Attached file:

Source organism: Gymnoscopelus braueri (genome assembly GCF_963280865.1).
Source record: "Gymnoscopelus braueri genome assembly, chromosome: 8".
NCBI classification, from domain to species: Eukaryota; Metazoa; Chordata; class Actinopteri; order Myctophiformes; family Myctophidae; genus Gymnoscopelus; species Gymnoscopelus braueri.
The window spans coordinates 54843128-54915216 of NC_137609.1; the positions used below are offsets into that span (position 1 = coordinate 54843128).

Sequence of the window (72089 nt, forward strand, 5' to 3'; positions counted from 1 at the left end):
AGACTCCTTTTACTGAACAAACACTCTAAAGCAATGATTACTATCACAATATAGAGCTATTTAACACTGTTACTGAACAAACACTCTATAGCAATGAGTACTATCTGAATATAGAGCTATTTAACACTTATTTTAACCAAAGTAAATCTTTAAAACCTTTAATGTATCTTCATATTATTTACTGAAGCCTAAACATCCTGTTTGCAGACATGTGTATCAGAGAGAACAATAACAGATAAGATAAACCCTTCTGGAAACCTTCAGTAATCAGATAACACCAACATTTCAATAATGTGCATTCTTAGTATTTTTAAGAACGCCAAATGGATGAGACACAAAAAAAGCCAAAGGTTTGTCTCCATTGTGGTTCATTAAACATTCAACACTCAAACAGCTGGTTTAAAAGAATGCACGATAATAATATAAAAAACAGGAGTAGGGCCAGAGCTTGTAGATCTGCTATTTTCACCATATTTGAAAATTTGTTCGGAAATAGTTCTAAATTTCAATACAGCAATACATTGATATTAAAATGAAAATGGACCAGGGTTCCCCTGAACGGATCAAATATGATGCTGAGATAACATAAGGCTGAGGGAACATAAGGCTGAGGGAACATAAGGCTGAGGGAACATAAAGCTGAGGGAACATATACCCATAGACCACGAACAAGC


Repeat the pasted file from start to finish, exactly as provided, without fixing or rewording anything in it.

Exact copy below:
Source organism: Gymnoscopelus braueri (genome assembly GCF_963280865.1).
Source record: "Gymnoscopelus braueri genome assembly, chromosome: 8".
NCBI classification, from domain to species: Eukaryota; Metazoa; Chordata; class Actinopteri; order Myctophiformes; family Myctophidae; genus Gymnoscopelus; species Gymnoscopelus braueri.
The window spans coordinates 54843128-54915216 of NC_137609.1; the positions used below are offsets into that span (position 1 = coordinate 54843128).

Sequence of the window (72089 nt, forward strand, 5' to 3'; positions counted from 1 at the left end):
AGACTCCTTTTACTGAACAAACACTCTAAAGCAATGATTACTATCACAATATAGAGCTATTTAACACTGTTACTGAACAAACACTCTATAGCAATGAGTACTATCTGAATATAGAGCTATTTAACACTTATTTTAACCAAAGTAAATCTTTAAAACCTTTAATGTATCTTCATATTATTTACTGAAGCCTAAACATCCTGTTTGCAGACATGTGTATCAGAGAGAACAATAACAGATAAGATAAACCCTTCTGGAAACCTTCAGTAATCAGATAACACCAACATTTCAATAATGTGCATTCTTAGTATTTTTAAGAACGCCAAATGGATGAGACACAAAAAAAGCCAAAGGTTTGTCTCCATTGTGGTTCATTAAACATTCAACACTCAAACAGCTGGTTTAAAAGAATGCACGATAATAATATAAAAAACAGGAGTAGGGCCAGAGCTTGTAGATCTGCTATTTTCACCATATTTGAAAATTTGTTCGGAAATAGTTCTAAATTTCAATACAGCAATACATTGATATTAAAATGAAAATGGACCAGGGTTCCCCTGAACGGATCAAATATGATGCTGAGATAACATAAGGCTGAGGGAACATAAGGCTGAGGGAACATAAGGCTGAGGGAACATAAAGCTGAGGGAACATATACCCATAGACCACGAACAAGC